So, it seems like I’m on a bit of an IoT kick as of late. Perhaps it’s just me settling in with the fact that my home now operates within an everything-IoT-connected scenario that makes it easier for me to order things online that I don’t need.
More so, it probably has to do with what IoT has to offer businesses of all kinds and how many articles I see on a daily basis that prove that IoT is taking over the world. For instance, just last year—yes, the last year that was two weeks ago—there were 26.66 billion active IoT devices worldwide. That unto itself is a staggering number. But here’s where it gets even crazier: by 2025, there will be 75 billion active devices across the globe.
So, with those staggering numbers alone, it’s clear to see that IoT is the driving force behind global business—consumer-focused and otherwise. And it’s the otherwise that is the most interesting.
With so many new devices being connected every day—127 every second to be exact—the implications for business are seemingly endless. And the reason is data. We all continually hear the mantra that data is the new gold standard, that data is the new economy, and that data is all things business intelligence–related and, yeah, I wholeheartedly believe that. In fact, I’m sure all of us do. But why?
Yes, data and business intelligence are huge, but to what degree? In this case, it’s actually fact—more than just reports, numbers, and analytics and the related business decisions that come from those. In reality, it’s more about ease of use and making the business run smoother—literally, less work, more benefit.
For example, look at even the simplest of business-related IoT systems, such as those that help manage facilities. Smoke detectors, cameras, thermostats—all the mundane things that most people just take for granted. But in the world of ubiquitous connectivity, those devices represent a degree of ease of use and ease of management that has never been seen until now.
Ease of management and its resulting data means significant benefits. For example, fewer impacts due to potential fires, thus lowering insurance costs; connectivity and hi-res video that mitigates the risk of criminal activity; and better management of heating and cooling, thus saving a massive amount of money. And that’s just the boring stuff.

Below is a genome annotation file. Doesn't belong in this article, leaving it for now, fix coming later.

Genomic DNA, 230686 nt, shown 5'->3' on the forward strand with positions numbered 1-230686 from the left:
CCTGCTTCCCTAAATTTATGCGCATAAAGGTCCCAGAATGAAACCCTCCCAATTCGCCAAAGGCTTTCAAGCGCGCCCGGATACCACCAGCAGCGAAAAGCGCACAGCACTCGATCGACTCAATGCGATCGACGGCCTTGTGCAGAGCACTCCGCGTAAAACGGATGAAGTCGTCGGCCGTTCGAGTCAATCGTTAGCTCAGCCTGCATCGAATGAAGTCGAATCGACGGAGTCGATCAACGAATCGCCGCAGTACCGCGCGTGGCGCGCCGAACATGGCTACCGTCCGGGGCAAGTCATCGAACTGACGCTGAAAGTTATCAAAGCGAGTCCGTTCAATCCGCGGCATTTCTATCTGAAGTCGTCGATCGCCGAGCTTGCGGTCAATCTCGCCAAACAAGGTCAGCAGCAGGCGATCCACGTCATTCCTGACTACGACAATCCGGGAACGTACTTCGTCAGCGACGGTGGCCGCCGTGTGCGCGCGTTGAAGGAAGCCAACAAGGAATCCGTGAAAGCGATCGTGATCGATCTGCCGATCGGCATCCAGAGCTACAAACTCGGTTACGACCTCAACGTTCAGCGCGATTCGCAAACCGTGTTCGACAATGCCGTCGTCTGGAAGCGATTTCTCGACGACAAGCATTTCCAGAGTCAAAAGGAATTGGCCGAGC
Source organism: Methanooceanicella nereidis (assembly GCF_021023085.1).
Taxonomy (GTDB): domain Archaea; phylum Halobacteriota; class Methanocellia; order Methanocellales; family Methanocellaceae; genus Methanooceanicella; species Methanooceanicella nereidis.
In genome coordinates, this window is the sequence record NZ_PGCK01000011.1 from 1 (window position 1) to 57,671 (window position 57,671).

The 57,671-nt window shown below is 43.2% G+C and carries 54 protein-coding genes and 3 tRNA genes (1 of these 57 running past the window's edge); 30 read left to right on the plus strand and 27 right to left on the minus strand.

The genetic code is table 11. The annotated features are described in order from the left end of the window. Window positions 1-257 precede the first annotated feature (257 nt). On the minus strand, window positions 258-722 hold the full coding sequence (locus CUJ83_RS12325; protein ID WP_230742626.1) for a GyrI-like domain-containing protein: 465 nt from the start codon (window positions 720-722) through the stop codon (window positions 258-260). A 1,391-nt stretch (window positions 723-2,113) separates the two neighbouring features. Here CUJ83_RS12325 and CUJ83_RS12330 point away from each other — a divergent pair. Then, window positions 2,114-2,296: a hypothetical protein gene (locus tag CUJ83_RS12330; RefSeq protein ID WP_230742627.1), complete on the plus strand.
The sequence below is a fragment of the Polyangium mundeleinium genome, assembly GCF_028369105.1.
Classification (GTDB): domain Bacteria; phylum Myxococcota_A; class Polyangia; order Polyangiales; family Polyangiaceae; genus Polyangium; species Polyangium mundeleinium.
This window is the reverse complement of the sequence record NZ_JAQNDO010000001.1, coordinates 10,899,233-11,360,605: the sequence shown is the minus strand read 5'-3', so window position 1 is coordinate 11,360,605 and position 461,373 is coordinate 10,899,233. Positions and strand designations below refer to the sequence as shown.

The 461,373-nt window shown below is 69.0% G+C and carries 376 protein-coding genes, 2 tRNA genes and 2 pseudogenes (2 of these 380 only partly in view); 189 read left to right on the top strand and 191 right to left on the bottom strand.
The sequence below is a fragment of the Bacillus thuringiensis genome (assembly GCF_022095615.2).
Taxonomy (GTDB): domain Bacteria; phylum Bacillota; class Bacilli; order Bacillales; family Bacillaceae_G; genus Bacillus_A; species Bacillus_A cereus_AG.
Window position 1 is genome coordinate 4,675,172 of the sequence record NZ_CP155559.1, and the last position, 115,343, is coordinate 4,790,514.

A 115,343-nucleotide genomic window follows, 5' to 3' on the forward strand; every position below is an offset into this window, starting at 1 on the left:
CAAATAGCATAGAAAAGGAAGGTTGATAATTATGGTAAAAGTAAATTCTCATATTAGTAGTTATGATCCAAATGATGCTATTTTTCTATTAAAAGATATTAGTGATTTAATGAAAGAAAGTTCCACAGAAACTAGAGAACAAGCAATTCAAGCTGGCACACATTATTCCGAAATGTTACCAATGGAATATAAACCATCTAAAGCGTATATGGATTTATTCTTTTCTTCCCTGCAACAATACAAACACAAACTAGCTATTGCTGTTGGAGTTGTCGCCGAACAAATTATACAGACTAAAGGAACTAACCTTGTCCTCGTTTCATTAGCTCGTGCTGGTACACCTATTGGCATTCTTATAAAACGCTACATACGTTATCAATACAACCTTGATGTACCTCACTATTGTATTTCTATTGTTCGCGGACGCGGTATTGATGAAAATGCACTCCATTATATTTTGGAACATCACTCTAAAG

Now, consider the same connectivity but in more so-called important business systems. Let’s use the temperature example. A simple sensor that can monitor and report on ambient moisture and temperature in a server room is no more technologically advanced than a household thermostat—in fact, it is probably less advanced—yet its implications are huge. That sensor could mitigate the risk of overheating mission-critical hardware and ensure that slow, but devastating, moisture damage is not in the cards, among other benefits—again, potentially saving millions in future IT expenditures.
Then there is the next step up: IoT sensors that manage everything from system health to flagging potential risks long before they happen, enabling techs to fix things well before they break and result in unscheduled downtime and subsequent profit loss.
So, is IoT the way of the future? It most definitely is. And with predictions showing that the global IoT market will hit $457 billion this year, I would say the world agrees with me.
So what does this all mean? It means that companies are embracing IoT in a way that helps them mitigate risk and lower unexpected expenses, all the while connecting with the customer on an entirely new level. Speaking of which, my smart home just notified me of yet another sale I should take advantage of—don’t judge me.